When an individual files for bankruptcy, a trustee is assigned to his/her case. It is the trustee’s duty to administer the case. Part of the administration of a bankruptcy case involves an examination of financial transactions occurring before an individual files for bankruptcy. One thing trustees look at is whether a debtor has transferred any property out of his/her name before filing. The trustee is able to look into transactions between a debtor and a family member or close friend that have occurred within six years of filing a bankruptcy.
Many transfers of property which are commonplace outside of a bankruptcy context can be characterized as fraudulent if a debtor files for bankruptcy. If a transfer is considered fraudulent, the trustee is allowed to go back to the individual who received the transferred asset and demand the asset or the fair market value of the asset. If that individual does not return the asset or the value of the asset willingly, the trustee then may sue that individual and get a judgment against that person for the value of the asset or force the person to return the asset. Understandably, many debtors are greatly distressed by this.
Whether a transfer is considered fraudulent is determined by the bankruptcy code and surrounding case law. Section 548 of the Bankruptcy Code defines fraudulent transfers as transfers made with  “actual intent to hinder, delay, or defraud” a creditor or  a transfer in which the debtor “received less than a reasonably equivalent value in exchange for such transfer…and was insolvent on the date that such transfer…or became insolvent as a result of such transfer…”
Actual Fraud occurs when the debtor transfers property with the intent to hinder, delay, or defraud a creditor. A debtor may not always disclose the true reasons behind the transfer, and to prove intent the court may look to the circumstances surrounding the transfer. The badges of fraud that indicate fraud include: the timing of the transfer, the relationship between the debtor and the recipient, the lack of adequate compensation the debtor got for the transfer, and whether or not the debtor maintained control over the asset after transferring title.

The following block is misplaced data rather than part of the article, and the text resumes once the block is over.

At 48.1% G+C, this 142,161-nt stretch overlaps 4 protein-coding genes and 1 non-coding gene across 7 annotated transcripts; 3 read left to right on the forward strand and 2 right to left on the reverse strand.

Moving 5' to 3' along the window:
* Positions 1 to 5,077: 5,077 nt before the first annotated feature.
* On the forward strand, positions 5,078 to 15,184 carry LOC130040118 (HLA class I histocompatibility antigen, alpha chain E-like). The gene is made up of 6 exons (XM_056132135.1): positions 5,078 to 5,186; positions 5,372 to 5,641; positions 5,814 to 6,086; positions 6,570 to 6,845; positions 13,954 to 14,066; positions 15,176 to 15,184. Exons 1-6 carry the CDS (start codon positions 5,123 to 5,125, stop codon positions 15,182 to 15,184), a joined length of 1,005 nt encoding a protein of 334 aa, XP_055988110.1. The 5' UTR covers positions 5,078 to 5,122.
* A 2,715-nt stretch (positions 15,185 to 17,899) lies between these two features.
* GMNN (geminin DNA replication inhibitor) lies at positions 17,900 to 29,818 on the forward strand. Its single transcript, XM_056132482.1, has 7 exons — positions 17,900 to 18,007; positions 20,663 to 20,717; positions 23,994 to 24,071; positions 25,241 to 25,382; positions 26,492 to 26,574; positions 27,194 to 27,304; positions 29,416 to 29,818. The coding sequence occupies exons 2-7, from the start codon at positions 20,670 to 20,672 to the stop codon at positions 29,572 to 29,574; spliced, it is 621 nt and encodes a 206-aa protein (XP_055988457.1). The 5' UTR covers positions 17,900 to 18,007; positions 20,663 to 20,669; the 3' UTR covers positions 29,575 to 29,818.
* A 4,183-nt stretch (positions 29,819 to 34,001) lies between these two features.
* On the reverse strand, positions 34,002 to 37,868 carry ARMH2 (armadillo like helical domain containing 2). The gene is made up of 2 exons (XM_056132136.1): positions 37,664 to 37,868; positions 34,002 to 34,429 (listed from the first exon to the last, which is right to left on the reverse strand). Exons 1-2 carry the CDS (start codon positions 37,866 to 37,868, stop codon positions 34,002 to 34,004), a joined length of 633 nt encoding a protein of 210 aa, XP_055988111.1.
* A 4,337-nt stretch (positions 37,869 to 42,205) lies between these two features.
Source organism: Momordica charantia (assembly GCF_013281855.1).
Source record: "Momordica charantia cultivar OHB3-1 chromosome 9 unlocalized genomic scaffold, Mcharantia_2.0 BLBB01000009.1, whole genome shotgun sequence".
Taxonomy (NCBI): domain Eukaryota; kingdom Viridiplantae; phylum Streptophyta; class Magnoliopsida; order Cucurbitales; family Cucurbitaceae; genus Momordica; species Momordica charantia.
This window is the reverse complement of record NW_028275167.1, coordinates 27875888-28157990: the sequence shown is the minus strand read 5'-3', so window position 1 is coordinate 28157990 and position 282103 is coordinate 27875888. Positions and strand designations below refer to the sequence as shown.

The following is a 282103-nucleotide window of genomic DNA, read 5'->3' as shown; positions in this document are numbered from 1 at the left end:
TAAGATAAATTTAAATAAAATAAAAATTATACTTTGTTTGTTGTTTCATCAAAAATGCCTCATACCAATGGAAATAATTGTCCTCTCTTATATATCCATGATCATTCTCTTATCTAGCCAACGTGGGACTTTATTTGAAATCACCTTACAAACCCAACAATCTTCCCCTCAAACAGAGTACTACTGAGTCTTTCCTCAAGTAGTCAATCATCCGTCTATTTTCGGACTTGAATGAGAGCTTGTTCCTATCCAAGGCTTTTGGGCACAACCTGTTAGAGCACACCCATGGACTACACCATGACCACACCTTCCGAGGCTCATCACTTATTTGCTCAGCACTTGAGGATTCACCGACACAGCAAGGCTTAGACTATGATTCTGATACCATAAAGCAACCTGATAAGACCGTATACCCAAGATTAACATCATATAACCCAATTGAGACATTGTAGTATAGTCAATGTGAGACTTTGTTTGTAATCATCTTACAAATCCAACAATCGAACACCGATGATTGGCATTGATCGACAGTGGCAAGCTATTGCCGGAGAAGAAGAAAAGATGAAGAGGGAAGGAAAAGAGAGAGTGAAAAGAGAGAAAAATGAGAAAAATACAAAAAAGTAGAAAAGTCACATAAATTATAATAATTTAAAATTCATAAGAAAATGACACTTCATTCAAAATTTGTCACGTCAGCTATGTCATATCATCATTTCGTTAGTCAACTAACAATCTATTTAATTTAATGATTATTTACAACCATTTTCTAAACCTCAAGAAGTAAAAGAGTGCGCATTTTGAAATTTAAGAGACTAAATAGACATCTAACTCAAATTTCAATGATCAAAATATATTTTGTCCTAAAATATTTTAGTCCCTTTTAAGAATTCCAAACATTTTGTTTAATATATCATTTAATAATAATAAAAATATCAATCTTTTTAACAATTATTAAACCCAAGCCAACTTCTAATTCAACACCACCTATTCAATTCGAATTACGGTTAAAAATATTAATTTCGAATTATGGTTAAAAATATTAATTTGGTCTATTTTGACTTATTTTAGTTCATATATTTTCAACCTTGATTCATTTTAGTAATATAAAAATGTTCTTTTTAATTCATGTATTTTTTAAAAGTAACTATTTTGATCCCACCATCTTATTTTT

A common example of actual fraud is: A debtor is behind on his credit card payments and realizes that he is on the verge of being sued by his creditors. He has hunting land up north that is free and clear and worth $30,000. He is worried that creditors will sue him and take the land. He transfers title to the property to his brother without having the brother pay him the $30,000 that the land is worth.
This is actual fraud because the debtor intended to hide property from his creditors. The trustee has a few options. He or she can (1) not discharge the debtor’s debts, (2) make the brother pay $30,000 or (3) force the sale of the property. The trustee will distribute the $30,000 among the creditors to pay a portion of the debt owed to them by the debtors.
Another form of fraud is called “constructive fraud.” It is constructive rather than actual because there need not be any intent on the part of the debtor. Constructive fraud occurs when a debtor (1) sells or gives away an asset for less than fair market value (2) at a time when he or she is insolvent. Fair market value is determined on a case by case basis. In essence, when the court takes into consideration all factors surrounding the transfer, it is determining if the debtor did not receive proper consideration for the transfer, i.e. whether or not the debtor gave someone a deal or a gift.
Insolvency is shown by determining that the debtor’s liabilities are greater than his or her assets. A simple way to conceptualize this is by answering the question: was the debtor able to pay his debts at the time of the transfer? If the answer is no, the debtor is insolvent.
A common example of constructive fraud is: A debtor who has not been able to stay current on his credit card bills, has an adult daughter whose car has just broken down. The debtor gives his daughter his older car worth $3000 to take and use as her own. The debtor transfers the title to his daughter’s name without having the daughter pay for the car.
This is constructive fraud because the debtor did not give the car to his daughter intending to hide it from creditors. Instead, his motives were innocent: he only wanted to help his daughter who was without a car. However, the trustee can make the daughter (1) pay $3000 to keep the car or (2) force the sale of the car, using the profits to divvy up among the creditors.
Debtors who file for bankruptcy generally do not want to involve their family or friends in the process and see it as unfair that the trustee can take back property given to them. However, creditors also have rights and sometimes have a right to repayment in a bankruptcy case.
This aspect of the bankruptcy code is designed to keep individuals who are filing bankruptcy from cheating their creditors by hiding assets. Although this is often not the debtor’s true intention when the transfer occurred, the person filing the bankruptcy may still encounter problems under this section of the bankruptcy code.
It is important for an individual who may consider a bankruptcy to speak to an experienced attorney before any such transfers are made.